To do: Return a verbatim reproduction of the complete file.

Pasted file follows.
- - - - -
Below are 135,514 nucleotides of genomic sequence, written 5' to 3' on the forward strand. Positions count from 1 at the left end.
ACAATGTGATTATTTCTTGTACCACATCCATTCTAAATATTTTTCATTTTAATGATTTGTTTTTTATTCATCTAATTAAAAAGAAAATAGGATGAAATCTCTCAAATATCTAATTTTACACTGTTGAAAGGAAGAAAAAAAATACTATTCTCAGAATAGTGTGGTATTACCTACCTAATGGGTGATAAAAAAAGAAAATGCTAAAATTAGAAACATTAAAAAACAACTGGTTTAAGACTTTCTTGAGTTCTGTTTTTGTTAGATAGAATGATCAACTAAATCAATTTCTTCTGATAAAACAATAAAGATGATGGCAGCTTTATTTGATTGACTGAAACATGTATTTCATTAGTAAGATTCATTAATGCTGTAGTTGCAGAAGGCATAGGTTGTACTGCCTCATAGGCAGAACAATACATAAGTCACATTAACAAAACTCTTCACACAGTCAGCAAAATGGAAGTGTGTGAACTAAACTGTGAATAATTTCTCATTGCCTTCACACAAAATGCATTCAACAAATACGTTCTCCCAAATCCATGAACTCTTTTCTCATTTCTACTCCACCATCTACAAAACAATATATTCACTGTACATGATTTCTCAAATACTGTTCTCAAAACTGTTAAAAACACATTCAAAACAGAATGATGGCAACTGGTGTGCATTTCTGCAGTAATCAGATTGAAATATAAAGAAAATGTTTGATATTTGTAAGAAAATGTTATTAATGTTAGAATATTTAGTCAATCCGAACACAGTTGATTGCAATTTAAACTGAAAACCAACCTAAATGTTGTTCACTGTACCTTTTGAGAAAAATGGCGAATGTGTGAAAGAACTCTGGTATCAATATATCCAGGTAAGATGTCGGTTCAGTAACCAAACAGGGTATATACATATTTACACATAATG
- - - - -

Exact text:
Below are 135,514 nucleotides of genomic sequence, written 5' to 3' on the forward strand. Positions count from 1 at the left end.
ACAATGTGATTATTTCTTGTACCACATCCATTCTAAATATTTTTCATTTTAATGATTTGTTTTTTATTCATCTAATTAAAAAGAAAATAGGATGAAATCTCTCAAATATCTAATTTTACACTGTTGAAAGGAAGAAAAAAAATACTATTCTCAGAATAGTGTGGTATTACCTACCTAATGGGTGATAAAAAAAGAAAATGCTAAAATTAGAAACATTAAAAAACAACTGGTTTAAGACTTTCTTGAGTTCTGTTTTTGTTAGATAGAATGATCAACTAAATCAATTTCTTCTGATAAAACAATAAAGATGATGGCAGCTTTATTTGATTGACTGAAACATGTATTTCATTAGTAAGATTCATTAATGCTGTAGTTGCAGAAGGCATAGGTTGTACTGCCTCATAGGCAGAACAATACATAAGTCACATTAACAAAACTCTTCACACAGTCAGCAAAATGGAAGTGTGTGAACTAAACTGTGAATAATTTCTCATTGCCTTCACACAAAATGCATTCAACAAATACGTTCTCCCAAATCCATGAACTCTTTTCTCATTTCTACTCCACCATCTACAAAACAATATATTCACTGTACATGATTTCTCAAATACTGTTCTCAAAACTGTTAAAAACACATTCAAAACAGAATGATGGCAACTGGTGTGCATTTCTGCAGTAATCAGATTGAAATATAAAGAAAATGTTTGATATTTGTAAGAAAATGTTATTAATGTTAGAATATTTAGTCAATCCGAACACAGTTGATTGCAATTTAAACTGAAAACCAACCTAAATGTTGTTCACTGTACCTTTTGAGAAAAATGGCGAATGTGTGAAAGAACTCTGGTATCAATATATCCAGGTAAGATGTCGGTTCAGTAACCAAACAGGGTATATACATATTTACACATAATG